Stephen King: Oil prices are rising fast and it's come at the worst possible time for the West

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Outlook In 2008, oil prices approached $150 per barrel. Shortly afterwards, the global economy collapsed. There were, of course, other problems at the time – an imploding US housing market, the beginnings of a securitisation crisis, the collapse of Lehman Brothers – but events three years ago nevertheless offer plenty of evidence that substantial changes in oil prices are big news for the global economy.

Indeed, for those who believe the global economy is ultimately fuelled by oil and gas (as opposed to, for example, excessive credit), events in 2008 simply confirmed a pattern seemingly in place since the 1970s. Regular as clockwork, increases in oil prices of more than 100 per cent (adjusted for inflation) lead to declining US GDP.

Fortunately, we're not quite there this time around: oil prices would have to rise to $150 per barrel – a return to their 2008 peak – to have doubled in real terms. But there are warning signs around for investors to feel a touch edgy.

There are some (modest) exceptions to the 100 per cent rule of thumb: the 2008/09 recession (which merely supports the idea that oil was not the only, nor indeed the main, influence on events at the time), the 1991 recession (which was probably more affected by the credit crunch than by the temporary spike in oil prices following Iraq's invasion of Kuwait), and the 1987 experience, when real oil prices did indeed double but there was no recession. That doubling came from a very low level (oil prices had collapsed in 1986) and, although recession was avoided, a stock market crash wasn't. For those around at the time, memories of October 1987 are enough to make the blood run cold.

But what of today's situation? An obvious problem lies in working out why oil prices are so high.

Late last year, oil prices seemed to be rising for two main reasons. First, the Federal Reserve and other central banks in the developed world were pursuing unconventional policies – widely seen as an abuse of the printing press – in an attempt to kick-start economic activity. As a hedge against all this "monetary madness", dollars were converted into "real" stores of value, leading to significantly higher commodity prices. Second, because the effects of quantitative easing were felt more acutely in the debt-lite emerging world than in the debt-heavy developed world, global growth became more oil-intensive: oil consumption as a share of GDP is much higher in the emerging world than in the developed world.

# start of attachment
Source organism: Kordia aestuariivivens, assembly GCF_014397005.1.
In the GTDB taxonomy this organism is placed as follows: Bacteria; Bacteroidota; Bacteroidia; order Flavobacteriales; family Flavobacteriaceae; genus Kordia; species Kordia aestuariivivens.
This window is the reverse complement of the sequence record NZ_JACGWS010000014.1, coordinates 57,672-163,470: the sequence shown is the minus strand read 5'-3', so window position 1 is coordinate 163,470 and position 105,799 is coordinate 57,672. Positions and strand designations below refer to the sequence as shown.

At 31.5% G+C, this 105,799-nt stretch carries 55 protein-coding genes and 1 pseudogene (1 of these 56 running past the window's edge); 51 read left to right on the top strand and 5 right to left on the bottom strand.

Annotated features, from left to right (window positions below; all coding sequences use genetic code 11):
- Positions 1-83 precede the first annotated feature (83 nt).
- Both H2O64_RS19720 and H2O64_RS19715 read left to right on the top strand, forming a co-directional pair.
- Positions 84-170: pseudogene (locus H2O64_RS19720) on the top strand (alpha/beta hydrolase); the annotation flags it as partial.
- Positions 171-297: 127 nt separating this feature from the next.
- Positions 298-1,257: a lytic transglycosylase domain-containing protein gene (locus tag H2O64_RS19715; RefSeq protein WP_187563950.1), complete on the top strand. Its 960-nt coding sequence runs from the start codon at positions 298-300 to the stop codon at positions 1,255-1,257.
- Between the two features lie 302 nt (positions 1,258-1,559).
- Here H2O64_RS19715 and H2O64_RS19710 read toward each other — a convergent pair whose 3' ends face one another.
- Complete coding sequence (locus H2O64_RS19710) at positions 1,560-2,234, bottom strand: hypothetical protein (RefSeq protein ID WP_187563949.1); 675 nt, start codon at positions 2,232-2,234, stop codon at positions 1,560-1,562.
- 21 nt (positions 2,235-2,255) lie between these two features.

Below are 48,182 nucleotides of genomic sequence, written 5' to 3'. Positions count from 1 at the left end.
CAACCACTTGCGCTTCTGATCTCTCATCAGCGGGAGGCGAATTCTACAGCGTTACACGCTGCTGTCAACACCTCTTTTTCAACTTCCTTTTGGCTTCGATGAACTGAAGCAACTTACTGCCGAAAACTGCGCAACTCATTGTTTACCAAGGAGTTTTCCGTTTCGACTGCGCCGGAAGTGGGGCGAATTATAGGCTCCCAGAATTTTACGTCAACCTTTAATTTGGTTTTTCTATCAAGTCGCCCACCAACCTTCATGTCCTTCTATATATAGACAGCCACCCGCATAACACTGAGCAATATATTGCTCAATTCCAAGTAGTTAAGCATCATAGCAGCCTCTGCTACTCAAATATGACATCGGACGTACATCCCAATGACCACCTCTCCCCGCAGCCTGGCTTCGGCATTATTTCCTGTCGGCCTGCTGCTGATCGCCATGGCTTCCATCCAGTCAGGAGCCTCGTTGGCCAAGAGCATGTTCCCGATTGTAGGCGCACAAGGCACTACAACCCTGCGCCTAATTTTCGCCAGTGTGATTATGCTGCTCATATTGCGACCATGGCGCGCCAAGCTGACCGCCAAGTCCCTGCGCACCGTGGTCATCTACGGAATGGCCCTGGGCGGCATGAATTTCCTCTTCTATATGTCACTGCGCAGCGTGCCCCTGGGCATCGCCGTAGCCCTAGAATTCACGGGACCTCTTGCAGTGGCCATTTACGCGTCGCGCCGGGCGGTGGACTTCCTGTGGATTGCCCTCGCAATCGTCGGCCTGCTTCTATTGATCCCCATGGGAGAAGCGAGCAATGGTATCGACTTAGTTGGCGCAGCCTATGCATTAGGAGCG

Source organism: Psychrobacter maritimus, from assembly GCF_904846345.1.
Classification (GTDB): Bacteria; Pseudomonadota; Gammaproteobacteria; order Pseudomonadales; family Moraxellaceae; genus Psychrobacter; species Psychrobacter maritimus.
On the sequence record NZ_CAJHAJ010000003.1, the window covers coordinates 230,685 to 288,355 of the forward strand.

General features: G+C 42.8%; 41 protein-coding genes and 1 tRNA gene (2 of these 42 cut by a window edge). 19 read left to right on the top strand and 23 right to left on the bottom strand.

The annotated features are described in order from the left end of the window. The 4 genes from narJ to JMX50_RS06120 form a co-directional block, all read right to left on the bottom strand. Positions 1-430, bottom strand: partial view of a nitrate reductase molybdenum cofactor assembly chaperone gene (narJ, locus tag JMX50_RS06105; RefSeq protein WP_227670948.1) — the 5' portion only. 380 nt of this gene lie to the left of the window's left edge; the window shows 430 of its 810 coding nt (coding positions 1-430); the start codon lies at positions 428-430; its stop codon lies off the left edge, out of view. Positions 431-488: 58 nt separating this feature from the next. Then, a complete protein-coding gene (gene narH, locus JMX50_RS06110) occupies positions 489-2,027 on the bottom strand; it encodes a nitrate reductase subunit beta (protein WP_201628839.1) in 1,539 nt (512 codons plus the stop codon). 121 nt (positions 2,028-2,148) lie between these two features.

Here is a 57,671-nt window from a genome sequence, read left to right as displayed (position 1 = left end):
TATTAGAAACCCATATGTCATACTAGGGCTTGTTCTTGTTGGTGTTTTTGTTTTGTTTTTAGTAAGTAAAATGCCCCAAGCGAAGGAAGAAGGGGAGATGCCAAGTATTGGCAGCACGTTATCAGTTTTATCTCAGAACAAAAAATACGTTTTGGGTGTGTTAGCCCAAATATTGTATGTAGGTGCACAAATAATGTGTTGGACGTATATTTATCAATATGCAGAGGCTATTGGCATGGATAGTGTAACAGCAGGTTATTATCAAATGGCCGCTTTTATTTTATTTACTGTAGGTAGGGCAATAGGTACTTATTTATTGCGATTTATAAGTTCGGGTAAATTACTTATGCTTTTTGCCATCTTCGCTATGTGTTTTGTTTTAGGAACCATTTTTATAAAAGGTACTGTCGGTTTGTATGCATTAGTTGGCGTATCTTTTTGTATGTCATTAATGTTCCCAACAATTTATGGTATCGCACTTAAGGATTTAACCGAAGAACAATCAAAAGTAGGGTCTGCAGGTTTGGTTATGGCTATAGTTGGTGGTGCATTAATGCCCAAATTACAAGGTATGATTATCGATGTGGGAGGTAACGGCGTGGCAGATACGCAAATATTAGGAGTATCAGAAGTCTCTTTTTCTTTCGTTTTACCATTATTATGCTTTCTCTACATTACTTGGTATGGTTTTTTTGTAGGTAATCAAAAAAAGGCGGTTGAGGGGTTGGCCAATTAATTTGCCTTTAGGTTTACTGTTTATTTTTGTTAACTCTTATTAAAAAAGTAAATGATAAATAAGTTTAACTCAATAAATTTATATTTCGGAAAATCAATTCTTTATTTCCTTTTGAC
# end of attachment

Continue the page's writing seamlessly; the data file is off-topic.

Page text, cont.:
Now, however, the story has switched from demand to supply. While Tunisia and Egypt hold little relevance for the global oil market, Libya is a different kettle of fish. It is by no means the biggest oil producer in the world – that accolade belongs to the Russian Federation and to Saudi Arabia – but it still accounts for around 2 per cent of total output. If the Libyan oil taps were turned off, either oil output would need to come from somewhere else or, instead, oil prices would have to rise.

Saudi production should be flexible enough to make up for any Libyan loss (indeed, there has already been an increase in production over the last two months and there are plenty of estimates suggesting that Saudi oil capacity has risen further over the last couple of years). Yet even Saudi Arabia might struggle to make up for any shortfall should political upheavals spread to other major oil producing nations in the Middle East. Oil prices are high not just because of current supply disruption but also because of the fear that things could get a whole lot worse.

Wherever oil prices eventually end up, it's possible to tease out some of the more important economic effects. For any given shift in oil prices, there are immediate winners and losers. Net oil producers and exporters (Russia and the Middle East) gain while net oil consumers and importers (Europe and the US) lose out. There is a straight-forward redistribution of income.